Background/Objective: Current injury surveillance systems in emergency departments (ED's) often describe and track incidence and risk factors for violent injury, however, few evaluate the immediate psychological sequelae of these injuries. Acute Stress Disorder (ASD) symptoms in the early post-injury period may predict the future development of Post Traumatic Stress Disorder (PTSD), a potential outcome in youth exposed to interpersonal violence. The study objective was to assess the prevalence of ASD symptoms in urban youth injured as a result of interpersonal community violence presenting to the ED. Design/Methods: Adolescents ages 12-24 were evaluated in the two urban hospital ED's after a violent injury (excluding child and domestic abuse). Participants completed a 27-item, previously validated verbal questionnaire, rating current levels of ASD symptoms and detailing circumstances of the incident. Results: 84% of eligible patients completed questionnaires. Participants reported high levels of acute stress responses: fear/helplessness 75%; intrusive thoughts/images 82%; dissociation 66%; avoidance 66%; hyperarousal 37%. The internal consistency of the survey was high (alpha=0.87), with alpha=0.79 for ASD items, and alpha=0.70 for dissociation items. Conclusions: Symptoms of ASD are common in the immediate post-injury period for youth who sustain injuries from interpersonal violence. Screening for ASD by ED physicians, during what may be the only medical visit, will help identify those youth at risk for developing PTSD, allowing proper prevention programs to be implemented. The evaluation of the relationship between ASD and PTSD may also help guide ED-generated mental health and community referrals.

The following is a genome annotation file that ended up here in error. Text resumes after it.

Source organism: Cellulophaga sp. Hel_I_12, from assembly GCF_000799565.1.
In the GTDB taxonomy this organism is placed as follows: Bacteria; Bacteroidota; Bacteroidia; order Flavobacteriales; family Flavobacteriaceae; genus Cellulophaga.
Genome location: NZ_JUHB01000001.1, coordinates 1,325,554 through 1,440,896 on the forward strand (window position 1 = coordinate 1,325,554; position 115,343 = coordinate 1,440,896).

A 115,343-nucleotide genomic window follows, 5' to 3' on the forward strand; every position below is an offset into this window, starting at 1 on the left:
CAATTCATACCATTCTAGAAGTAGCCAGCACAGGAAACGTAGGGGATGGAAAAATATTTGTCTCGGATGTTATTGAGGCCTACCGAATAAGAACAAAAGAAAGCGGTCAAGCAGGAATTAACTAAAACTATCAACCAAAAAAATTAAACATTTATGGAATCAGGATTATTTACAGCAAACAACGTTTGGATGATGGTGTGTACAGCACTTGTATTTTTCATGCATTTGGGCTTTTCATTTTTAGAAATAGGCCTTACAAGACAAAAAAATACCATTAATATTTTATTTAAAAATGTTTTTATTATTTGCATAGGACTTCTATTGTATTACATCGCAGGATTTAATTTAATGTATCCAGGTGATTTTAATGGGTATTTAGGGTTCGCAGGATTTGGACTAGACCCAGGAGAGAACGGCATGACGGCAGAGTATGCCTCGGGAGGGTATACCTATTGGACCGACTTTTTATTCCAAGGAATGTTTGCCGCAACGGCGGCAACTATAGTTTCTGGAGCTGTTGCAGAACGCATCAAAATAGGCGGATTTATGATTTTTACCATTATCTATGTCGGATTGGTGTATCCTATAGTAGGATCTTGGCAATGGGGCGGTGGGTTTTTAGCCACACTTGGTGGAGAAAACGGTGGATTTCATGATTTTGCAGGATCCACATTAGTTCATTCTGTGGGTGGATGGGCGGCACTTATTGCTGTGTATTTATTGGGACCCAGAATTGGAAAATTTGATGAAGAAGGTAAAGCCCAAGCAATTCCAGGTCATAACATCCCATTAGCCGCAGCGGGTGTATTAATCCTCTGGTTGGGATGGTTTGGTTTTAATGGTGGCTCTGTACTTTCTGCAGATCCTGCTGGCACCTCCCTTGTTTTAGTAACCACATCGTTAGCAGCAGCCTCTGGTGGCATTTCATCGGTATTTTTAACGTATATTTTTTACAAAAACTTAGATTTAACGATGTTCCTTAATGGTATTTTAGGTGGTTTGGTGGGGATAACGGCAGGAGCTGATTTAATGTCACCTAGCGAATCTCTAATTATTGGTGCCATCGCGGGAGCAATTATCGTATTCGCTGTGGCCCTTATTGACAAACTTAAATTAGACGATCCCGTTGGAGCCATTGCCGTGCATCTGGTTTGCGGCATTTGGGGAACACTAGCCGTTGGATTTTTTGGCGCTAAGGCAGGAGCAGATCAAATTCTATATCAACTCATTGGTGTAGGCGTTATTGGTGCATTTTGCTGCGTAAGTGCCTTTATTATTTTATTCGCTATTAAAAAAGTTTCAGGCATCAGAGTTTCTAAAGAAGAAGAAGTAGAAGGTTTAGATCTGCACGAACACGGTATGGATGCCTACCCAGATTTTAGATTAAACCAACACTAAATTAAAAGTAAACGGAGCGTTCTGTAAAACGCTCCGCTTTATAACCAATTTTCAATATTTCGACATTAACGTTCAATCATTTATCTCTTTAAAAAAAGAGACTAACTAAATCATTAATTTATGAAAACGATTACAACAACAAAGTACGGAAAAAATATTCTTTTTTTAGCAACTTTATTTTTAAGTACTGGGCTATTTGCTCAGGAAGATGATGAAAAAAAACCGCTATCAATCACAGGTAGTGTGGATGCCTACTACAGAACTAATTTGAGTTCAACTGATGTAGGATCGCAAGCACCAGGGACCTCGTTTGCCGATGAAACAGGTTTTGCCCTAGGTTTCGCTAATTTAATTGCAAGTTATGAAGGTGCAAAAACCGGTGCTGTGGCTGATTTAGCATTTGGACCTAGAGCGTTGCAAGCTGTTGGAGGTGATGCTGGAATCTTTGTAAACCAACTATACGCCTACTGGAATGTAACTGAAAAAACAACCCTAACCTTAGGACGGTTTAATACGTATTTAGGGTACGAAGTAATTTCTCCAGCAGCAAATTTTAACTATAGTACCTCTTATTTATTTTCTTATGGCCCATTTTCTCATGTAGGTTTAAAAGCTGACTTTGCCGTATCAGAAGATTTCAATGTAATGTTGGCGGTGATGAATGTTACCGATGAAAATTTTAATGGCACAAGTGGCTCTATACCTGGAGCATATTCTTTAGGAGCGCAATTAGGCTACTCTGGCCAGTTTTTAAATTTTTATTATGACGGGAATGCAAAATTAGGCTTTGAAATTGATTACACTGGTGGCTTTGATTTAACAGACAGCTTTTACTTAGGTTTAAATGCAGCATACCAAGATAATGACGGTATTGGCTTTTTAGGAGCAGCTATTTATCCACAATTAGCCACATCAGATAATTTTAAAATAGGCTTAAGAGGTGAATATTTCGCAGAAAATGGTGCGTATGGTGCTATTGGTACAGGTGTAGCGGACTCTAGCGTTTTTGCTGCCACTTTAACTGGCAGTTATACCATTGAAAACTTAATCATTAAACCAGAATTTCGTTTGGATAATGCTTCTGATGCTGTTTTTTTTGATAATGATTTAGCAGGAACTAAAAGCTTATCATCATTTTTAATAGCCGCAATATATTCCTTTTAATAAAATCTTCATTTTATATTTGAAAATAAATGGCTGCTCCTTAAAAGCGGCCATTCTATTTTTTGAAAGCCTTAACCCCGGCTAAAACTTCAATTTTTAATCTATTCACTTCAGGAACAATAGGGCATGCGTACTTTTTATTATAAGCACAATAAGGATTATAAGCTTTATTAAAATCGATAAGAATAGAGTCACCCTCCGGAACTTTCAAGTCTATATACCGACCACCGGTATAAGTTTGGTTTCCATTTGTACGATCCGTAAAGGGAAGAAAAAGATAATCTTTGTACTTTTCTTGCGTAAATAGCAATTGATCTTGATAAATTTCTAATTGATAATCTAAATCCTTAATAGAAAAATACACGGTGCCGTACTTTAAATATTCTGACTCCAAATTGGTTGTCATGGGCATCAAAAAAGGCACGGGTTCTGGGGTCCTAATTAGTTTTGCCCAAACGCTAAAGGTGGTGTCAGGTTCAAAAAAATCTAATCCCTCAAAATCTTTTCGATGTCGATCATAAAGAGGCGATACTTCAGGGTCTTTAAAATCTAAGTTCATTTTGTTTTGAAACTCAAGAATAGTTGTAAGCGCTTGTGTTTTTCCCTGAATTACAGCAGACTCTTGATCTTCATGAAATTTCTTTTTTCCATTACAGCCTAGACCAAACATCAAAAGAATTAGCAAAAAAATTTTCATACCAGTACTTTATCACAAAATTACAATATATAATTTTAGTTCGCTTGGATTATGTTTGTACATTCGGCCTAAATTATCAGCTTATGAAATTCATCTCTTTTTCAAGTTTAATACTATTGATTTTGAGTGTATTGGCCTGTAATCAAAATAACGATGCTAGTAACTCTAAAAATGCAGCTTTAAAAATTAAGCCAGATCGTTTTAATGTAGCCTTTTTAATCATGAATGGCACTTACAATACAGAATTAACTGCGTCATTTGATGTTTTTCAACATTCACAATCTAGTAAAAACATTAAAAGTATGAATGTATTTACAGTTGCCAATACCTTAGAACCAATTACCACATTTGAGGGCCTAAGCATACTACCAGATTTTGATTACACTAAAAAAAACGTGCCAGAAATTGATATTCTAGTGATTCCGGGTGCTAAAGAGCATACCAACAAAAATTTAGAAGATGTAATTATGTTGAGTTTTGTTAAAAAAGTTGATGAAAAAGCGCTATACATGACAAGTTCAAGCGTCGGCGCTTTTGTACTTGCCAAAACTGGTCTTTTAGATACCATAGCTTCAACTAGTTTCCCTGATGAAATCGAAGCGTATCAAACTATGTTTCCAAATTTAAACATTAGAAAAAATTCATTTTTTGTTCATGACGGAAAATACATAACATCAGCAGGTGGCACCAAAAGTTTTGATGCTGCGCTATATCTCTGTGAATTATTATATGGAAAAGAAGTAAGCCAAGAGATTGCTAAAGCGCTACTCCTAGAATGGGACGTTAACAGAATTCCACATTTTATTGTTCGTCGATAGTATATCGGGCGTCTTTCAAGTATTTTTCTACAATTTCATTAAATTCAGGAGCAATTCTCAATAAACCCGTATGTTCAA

Learning Objectives: Participants will be able to: 1) List the key elements of Acute Stress Disorder (ASD) 2) Describe the incidence of ASD in violently injured children and youth 3) Discuss the implications of Emergency Department screening of ASD symptoms for secondary prevention of psychological sequelae of violent injury
Keywords: Violence, Psychological Indicators
Presenting author's disclosure statement:
Organization/institution whose products or services will be discussed: None
I do not have any significant financial interest/arrangement or affiliation with any organization/institution whose products or services are being discussed in this session.
The 128th Annual Meeting of APHA